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  • The PCR product was expressed under T promoter

    2020-07-30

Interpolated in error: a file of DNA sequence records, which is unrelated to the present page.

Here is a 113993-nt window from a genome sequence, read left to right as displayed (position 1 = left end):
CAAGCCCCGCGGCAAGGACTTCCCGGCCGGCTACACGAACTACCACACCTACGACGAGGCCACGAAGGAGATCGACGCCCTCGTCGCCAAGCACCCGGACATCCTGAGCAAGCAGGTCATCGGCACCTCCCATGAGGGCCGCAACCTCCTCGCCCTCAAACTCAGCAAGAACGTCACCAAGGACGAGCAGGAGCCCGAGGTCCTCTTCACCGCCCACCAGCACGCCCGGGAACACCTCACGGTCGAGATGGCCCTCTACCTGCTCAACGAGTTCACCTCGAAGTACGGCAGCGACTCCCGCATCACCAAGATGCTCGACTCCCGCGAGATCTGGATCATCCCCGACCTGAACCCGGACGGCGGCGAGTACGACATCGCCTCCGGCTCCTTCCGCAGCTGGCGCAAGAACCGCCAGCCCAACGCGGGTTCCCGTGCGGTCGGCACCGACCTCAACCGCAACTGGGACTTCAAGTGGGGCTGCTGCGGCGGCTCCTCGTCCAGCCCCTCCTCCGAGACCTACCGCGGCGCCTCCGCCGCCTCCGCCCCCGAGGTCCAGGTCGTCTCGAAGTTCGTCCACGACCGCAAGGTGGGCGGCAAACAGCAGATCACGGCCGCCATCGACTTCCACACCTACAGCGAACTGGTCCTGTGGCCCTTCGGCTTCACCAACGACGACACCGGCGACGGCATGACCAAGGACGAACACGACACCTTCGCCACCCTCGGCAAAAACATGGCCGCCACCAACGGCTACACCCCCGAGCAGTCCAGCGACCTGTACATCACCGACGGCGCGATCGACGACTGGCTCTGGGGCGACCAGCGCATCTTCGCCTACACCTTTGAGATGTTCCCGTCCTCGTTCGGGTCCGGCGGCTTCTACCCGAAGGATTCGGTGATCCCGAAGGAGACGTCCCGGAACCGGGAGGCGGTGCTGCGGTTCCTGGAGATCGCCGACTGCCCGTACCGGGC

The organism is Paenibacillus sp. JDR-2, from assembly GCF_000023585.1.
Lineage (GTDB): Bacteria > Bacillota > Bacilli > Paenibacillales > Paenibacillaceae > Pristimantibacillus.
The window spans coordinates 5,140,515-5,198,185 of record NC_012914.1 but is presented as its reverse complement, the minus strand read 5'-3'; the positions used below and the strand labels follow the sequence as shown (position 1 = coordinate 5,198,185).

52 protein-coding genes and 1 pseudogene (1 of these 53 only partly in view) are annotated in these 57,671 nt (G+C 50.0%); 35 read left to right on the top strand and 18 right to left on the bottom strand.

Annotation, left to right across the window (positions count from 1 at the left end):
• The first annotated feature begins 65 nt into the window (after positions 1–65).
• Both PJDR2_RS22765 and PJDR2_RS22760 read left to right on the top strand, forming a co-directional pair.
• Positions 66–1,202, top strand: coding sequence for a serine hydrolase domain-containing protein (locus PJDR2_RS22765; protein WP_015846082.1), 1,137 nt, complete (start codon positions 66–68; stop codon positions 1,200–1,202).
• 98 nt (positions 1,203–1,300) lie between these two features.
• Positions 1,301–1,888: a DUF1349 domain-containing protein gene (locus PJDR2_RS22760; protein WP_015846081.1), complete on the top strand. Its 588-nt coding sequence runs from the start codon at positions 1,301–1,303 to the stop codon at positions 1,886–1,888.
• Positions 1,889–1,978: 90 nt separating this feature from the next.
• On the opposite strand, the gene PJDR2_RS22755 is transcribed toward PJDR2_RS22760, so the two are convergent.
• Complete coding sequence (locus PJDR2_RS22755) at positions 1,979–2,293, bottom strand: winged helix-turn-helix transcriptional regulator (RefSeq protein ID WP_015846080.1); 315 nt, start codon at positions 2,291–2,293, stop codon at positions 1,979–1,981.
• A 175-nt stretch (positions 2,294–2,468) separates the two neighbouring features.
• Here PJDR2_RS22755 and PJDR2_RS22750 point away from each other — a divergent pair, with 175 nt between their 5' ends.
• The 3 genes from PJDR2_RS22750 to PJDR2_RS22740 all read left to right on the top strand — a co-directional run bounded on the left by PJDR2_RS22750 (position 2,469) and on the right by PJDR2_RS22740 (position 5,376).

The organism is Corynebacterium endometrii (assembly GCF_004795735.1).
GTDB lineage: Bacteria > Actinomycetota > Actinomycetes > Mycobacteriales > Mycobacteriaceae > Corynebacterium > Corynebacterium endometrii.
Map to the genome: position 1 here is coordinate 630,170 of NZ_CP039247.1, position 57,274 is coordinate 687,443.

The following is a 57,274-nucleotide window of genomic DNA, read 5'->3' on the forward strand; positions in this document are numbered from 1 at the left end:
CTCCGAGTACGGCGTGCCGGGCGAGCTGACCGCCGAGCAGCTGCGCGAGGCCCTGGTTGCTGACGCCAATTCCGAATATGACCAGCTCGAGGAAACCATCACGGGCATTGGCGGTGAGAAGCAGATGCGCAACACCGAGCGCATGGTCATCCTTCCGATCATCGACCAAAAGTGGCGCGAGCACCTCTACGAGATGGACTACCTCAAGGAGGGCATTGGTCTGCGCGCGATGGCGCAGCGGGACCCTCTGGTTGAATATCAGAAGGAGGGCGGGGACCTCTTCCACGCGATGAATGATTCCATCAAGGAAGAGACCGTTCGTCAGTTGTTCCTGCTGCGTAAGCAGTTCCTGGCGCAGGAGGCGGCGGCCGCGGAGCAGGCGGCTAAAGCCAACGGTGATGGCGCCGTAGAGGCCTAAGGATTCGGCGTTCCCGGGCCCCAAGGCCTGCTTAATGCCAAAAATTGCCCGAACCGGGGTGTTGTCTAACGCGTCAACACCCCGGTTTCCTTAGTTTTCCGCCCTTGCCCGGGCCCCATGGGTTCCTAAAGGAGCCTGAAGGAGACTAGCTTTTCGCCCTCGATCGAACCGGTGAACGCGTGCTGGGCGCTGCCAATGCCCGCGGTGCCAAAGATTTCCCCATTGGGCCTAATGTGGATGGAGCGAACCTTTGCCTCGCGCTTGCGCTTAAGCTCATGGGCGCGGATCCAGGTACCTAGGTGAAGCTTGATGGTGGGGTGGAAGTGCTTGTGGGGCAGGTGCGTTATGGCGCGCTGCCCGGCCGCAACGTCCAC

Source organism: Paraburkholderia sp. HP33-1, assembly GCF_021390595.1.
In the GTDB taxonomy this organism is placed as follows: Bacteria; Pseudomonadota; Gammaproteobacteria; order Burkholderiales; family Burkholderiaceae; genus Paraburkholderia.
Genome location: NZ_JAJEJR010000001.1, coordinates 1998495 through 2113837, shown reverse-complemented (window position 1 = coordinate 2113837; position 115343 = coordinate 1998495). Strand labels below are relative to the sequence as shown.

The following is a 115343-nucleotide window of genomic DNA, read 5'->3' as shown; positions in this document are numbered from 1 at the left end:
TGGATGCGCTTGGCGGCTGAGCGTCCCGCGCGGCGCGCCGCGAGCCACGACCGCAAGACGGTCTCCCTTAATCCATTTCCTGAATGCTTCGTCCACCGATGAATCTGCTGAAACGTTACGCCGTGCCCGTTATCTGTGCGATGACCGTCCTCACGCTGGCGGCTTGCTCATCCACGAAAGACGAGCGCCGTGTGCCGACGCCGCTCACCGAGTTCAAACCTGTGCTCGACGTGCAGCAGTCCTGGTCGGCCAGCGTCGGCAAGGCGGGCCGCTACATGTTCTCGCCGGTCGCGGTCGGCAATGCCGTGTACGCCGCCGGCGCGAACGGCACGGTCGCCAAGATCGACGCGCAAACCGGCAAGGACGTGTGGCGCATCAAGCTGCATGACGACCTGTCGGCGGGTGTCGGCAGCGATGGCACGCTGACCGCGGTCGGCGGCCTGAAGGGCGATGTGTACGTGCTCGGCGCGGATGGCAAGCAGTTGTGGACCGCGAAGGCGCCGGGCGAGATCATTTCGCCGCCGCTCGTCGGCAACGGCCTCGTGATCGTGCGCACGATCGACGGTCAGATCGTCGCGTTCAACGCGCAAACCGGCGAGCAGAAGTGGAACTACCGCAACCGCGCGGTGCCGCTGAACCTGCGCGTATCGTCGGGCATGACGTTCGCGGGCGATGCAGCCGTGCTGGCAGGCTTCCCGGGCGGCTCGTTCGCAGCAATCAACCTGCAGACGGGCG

The PCR product was expressed under T7 promoter in E. coli, yielding transformants with 180-fold higher PPase activity than the host strain, clearly indicating that the open reading frame encodes a PPase. Like authentic B. subtilis PPase [22], the recombinant enzyme purified to homogeneity was activated by preincubation with Mn2+ and Co2+ (Fig. 1A), but not with Mg2+, Ca2+, Sr2+, Cd2+, Cu2+, Fe2+ or Ni2+. Full activation was obtained in 2 min of incubation. The activation was strongly dependent on metal ion concentration (Fig. 1A) and pH (Fig. 1B). Maximal activation was observed at pH 8.5 with 1.5 mM Mn2+ (Fig. 1). At pH>9, manganese hydroxide precipitated, limiting our ability to study the activation at high pH values. The specific activity of the enzyme at pH 7.3 was 323 and 9900 U/mg before and after the activation by 1.5 mM Mn2+, corresponding to the kcat values of 180 and 5500 s−1, respectively. Interestingly, the former kcat value is about the same as those for E. coli and yeast PPases 11, 12, whereas the latter is greater by an order of magnitude. According to its amino protein kinase sequence, B. subtilis PPase is unique among known soluble PPases. There are 31 soluble PPase sequences currently available in the GenBank: prokaryotic PPases have 164–233 amino acid residues per subunit, whereas eukaryotic PPases have 211–310 residues per subunit. In this respect, B. subtilis PPase, with 309 amino acid residues per subunit, resembles eukaryotic PPases. Furthermore, B. subtilis PPase shows little sequence similarity to other soluble PPases, typical examples of which are shown in Fig. 2. Sequence identity between PPase of B. subtilis and E. coli is as low as 17%, whereas internal identity of the 21 available prokaryotic PPase sequences varies from 31% (Haemophilus influenzae vs. E. coli) to 61% (Legionella pneumophila vs. E. coli). Fan rom evolutionary point of view, it is interesting to note that Bacillus stearothermophilus, a close relative of B. subtilis, has a PPase which is very similar to other soluble PPases [28], but completely different from B. subtilis PPase (Fig. 2): identities of B. stearothermophilus PPase vs. E. coli PPase and B. subtilis PPase are 44 and 15%, respectively. An even more striking difference is observed when comparing active site residues, which are evolutionarily very well conserved in other soluble PPases 18, 19. In 31 known PPase sequences, 13 functionally important active site residues are conserved in all sequences, but only two of them (D70 and D97 in E. coli PPase numbering) are conserved in B. subtilis PPase (Fig. 2). In addition to soluble PPases, plants and certain bacteria have a membrane-bound PPase, which works as a reversible proton pump. Membrane-bound PPases differ in many respects from soluble PPases – they protein kinase are much larger (660–770 amino acid residues per monomer) and do not have any sequence similarity to soluble PPases 29, 30, 31. The B. subtilis PPase described here is clearly a soluble PPase, and it does not have any sequence similarity to membrane-bound PPases.